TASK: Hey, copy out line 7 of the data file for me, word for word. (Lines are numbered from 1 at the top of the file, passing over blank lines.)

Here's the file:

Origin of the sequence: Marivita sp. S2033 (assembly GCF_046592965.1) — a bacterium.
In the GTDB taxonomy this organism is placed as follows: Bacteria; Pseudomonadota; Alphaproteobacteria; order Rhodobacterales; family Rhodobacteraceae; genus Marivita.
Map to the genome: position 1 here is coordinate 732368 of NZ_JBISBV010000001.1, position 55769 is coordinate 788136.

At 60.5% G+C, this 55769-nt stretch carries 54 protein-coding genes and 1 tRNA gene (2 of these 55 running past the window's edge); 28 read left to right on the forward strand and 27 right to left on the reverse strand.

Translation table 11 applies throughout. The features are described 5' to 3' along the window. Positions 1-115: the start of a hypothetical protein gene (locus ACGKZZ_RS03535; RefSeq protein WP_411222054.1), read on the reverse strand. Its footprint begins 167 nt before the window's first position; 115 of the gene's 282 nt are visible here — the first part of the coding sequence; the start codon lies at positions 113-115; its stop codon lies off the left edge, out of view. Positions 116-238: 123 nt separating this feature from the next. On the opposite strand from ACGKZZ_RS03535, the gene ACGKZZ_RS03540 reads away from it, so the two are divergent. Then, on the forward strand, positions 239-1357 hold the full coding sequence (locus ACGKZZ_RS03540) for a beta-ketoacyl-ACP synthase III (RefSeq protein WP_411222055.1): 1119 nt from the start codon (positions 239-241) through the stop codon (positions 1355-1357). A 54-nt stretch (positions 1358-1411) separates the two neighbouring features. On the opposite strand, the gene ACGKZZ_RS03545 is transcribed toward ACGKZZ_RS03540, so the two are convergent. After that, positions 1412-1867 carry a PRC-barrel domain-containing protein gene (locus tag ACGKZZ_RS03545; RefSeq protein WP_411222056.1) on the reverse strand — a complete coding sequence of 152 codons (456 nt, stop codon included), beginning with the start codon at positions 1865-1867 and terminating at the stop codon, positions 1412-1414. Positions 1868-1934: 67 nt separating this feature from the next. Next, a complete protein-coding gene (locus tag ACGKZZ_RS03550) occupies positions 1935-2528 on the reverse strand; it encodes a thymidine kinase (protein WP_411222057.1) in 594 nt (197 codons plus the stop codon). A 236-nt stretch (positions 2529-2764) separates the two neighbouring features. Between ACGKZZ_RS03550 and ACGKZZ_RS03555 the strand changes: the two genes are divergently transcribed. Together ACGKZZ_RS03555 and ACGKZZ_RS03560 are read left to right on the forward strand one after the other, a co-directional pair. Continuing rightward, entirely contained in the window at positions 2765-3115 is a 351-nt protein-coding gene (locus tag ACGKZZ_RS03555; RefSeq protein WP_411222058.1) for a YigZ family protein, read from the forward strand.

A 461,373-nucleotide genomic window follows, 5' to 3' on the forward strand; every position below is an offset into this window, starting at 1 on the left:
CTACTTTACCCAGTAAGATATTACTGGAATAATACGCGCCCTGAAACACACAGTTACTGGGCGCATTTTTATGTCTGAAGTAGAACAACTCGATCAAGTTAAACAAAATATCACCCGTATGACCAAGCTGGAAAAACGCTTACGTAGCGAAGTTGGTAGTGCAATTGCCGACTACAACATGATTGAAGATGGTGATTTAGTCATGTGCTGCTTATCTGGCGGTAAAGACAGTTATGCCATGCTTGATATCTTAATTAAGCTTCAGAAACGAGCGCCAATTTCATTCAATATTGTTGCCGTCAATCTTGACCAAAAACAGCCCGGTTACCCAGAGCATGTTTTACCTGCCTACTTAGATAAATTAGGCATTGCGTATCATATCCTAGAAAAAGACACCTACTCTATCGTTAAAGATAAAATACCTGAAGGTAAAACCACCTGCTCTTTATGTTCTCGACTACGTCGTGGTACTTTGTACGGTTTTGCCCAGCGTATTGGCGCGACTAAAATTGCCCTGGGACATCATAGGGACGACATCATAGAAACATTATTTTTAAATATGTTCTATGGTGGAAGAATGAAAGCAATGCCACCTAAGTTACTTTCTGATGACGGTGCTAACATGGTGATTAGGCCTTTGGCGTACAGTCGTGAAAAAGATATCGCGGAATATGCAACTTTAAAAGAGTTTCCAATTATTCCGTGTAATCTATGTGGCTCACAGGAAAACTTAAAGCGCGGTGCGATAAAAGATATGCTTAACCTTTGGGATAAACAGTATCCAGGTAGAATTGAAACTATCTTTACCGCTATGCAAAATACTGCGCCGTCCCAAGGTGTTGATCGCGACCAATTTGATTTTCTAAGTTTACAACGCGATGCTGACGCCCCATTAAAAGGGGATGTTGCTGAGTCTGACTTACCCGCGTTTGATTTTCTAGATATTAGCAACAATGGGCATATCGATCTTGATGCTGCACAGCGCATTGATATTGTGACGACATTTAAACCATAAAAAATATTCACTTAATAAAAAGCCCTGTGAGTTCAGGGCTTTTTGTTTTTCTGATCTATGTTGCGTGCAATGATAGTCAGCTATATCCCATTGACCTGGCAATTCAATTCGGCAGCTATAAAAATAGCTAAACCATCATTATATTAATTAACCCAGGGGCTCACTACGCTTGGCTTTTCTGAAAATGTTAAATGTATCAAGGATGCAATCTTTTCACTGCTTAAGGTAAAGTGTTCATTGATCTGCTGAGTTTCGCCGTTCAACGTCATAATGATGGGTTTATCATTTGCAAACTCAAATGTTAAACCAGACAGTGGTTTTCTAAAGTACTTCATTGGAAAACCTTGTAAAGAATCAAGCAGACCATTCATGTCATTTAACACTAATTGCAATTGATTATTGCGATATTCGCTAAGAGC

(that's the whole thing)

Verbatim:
CTACTTTACCCAGTAAGATATTACTGGAATAATACGCGCCCTGAAACACACAGTTACTGGGCGCATTTTTATGTCTGAAGTAGAACAACTCGATCAAGTTAAACAAAATATCACCCGTATGACCAAGCTGGAAAAACGCTTACGTAGCGAAGTTGGTAGTGCAATTGCCGACTACAACATGATTGAAGATGGTGATTTAGTCATGTGCTGCTTATCTGGCGGTAAAGACAGTTATGCCATGCTTGATATCTTAATTAAGCTTCAGAAACGAGCGCCAATTTCATTCAATATTGTTGCCGTCAATCTTGACCAAAAACAGCCCGGTTACCCAGAGCATGTTTTACCTGCCTACTTAGATAAATTAGGCATTGCGTATCATATCCTAGAAAAAGACACCTACTCTATCGTTAAAGATAAAATACCTGAAGGTAAAACCACCTGCTCTTTATGTTCTCGACTACGTCGTGGTACTTTGTACGGTTTTGCCCAGCGTATTGGCGCGACTAAAATTGCCCTGGGACATCATAGGGACGACATCATAGAAACATTATTTTTAAATATGTTCTATGGTGGAAGAATGAAAGCAATGCCACCTAAGTTACTTTCTGATGACGGTGCTAACATGGTGATTAGGCCTTTGGCGTACAGTCGTGAAAAAGATATCGCGGAATATGCAACTTTAAAAGAGTTTCCAATTATTCCGTGTAATCTATGTGGCTCACAGGAAAACTTAAAGCGCGGTGCGATAAAAGATATGCTTAACCTTTGGGATAAACAGTATCCAGGTAGAATTGAAACTATCTTTACCGCTATGCAAAATACTGCGCCGTCCCAAGGTGTTGATCGCGACCAATTTGATTTTCTAAGTTTACAACGCGATGCTGACGCCCCATTAAAAGGGGATGTTGCTGAGTCTGACTTACCCGCGTTTGATTTTCTAGATATTAGCAACAATGGGCATATCGATCTTGATGCTGCACAGCGCATTGATATTGTGACGACATTTAAACCATAAAAAATATTCACTTAATAAAAAGCCCTGTGAGTTCAGGGCTTTTTGTTTTTCTGATCTATGTTGCGTGCAATGATAGTCAGCTATATCCCATTGACCTGGCAATTCAATTCGGCAGCTATAAAAATAGCTAAACCATCATTATATTAATTAACCCAGGGGCTCACTACGCTTGGCTTTTCTGAAAATGTTAAATGTATCAAGGATGCAATCTTTTCACTGCTTAAGGTAAAGTGTTCATTGATCTGCTGAGTTTCGCCGTTCAACGTCATAATGATGGGTTTATCATTTGCAAACTCAAATGTTAAACCAGACAGTGGTTTTCTAAAGTACTTCATTGGAAAACCTTGTAAAGAATCAAGCAGACCATTCATGTCATTTAACACTAATTGCAATTGATTATTGCGATATTCGCTAAGAGC